This is archived content from the U.S. Department of Justice website. The information here may be outdated and links may no longer function. Please contact if you have any questions about the archive site.

113. Carjacking Crimes

Whoever, with the intent to cause death or serious bodily injury, takes a motor vehicle that has been transported, shipped, or received in interstate or foreign commerce from the person or presence of another by force and violence or by intimidation, or attempts to do so, commits an offense. 18 U.S.C.A. § 2119 (West Supp. 1995).

The interstate commerce nexus is established by the movement of the vehicle in interstate or foreign commerce. To establish a nexus with interstate commerce it should be necessary to prove only that the motor vehicle traveled at some time in interstate or foreign commerce, such as the vehicle was manufactured in another state or that it was ever transported across state lines. Cf. Scarborough v. United States, 431 U.S. 563, 577, 97 S. Ct. 1963, 1970, 52 L. Ed. 2d 582 (1977).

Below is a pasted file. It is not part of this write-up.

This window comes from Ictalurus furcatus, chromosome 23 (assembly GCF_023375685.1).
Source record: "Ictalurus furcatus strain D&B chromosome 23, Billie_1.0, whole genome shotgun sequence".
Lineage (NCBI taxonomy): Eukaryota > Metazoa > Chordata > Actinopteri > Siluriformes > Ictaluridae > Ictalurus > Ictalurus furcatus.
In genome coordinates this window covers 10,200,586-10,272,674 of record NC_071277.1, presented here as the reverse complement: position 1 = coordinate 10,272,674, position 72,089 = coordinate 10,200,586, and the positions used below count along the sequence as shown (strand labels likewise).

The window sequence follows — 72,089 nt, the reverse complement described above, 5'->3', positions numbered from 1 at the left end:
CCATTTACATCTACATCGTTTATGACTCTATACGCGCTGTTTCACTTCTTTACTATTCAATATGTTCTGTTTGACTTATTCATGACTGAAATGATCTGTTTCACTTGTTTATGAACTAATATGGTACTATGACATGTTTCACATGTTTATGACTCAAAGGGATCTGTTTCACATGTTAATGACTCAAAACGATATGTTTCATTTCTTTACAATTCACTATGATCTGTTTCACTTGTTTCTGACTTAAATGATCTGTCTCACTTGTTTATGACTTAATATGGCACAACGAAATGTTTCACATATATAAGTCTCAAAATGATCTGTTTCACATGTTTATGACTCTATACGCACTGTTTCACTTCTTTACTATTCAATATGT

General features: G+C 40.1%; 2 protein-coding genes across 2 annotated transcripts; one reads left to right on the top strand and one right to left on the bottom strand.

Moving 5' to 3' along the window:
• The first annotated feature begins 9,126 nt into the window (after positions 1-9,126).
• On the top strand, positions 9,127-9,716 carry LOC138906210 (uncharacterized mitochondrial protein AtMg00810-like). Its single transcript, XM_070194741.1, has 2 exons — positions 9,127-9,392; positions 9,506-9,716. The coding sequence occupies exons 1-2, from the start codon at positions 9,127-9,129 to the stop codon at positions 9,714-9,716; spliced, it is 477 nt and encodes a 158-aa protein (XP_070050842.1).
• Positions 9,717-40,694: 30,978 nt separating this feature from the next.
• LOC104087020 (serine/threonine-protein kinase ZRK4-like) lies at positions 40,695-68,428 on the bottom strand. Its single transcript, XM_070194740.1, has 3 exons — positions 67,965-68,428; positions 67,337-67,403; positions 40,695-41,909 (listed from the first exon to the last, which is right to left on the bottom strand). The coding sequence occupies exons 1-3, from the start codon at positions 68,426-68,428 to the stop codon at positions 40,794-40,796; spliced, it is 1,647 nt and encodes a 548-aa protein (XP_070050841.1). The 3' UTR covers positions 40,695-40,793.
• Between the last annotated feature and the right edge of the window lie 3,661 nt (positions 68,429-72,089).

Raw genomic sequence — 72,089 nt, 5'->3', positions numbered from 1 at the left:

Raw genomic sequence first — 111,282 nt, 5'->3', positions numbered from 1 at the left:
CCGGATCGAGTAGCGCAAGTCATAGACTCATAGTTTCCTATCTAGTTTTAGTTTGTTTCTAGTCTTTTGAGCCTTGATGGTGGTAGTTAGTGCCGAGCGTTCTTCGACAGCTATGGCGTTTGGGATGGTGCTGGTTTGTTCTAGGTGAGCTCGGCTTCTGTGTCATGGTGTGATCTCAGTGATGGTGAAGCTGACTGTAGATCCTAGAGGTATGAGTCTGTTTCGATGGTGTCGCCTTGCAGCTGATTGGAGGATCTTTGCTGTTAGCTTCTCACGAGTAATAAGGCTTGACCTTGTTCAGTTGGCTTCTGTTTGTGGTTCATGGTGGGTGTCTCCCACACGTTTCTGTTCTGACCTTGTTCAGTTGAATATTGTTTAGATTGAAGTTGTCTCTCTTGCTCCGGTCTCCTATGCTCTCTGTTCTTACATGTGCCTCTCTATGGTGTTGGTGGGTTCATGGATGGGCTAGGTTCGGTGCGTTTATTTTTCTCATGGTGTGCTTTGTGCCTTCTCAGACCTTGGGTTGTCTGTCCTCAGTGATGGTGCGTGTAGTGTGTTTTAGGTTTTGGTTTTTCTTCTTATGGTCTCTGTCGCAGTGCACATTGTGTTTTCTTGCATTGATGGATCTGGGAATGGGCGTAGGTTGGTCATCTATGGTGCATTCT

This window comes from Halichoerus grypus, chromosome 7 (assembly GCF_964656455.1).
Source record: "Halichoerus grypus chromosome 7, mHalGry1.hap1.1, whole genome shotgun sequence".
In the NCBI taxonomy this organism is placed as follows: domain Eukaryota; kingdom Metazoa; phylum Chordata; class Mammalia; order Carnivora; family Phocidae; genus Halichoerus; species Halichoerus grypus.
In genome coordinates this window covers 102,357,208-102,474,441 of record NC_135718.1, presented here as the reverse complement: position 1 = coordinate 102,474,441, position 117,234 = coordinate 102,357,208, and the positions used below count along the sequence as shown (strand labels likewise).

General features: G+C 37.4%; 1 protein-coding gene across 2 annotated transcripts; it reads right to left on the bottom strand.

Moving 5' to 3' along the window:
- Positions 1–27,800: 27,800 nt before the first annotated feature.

The penalties are stiff for those who violate this law. Carjackers face imprisonment for up to fifteen years. If serious bodily injury results, the defendant may be sentenced to a term of up to twenty-five years imprisonment. If death results, the defendant may be sentenced to life in prison or the death penalty. 18 U.S.C.A. § 2119(3) (West Supp. 1995).

Updated December 7, 2018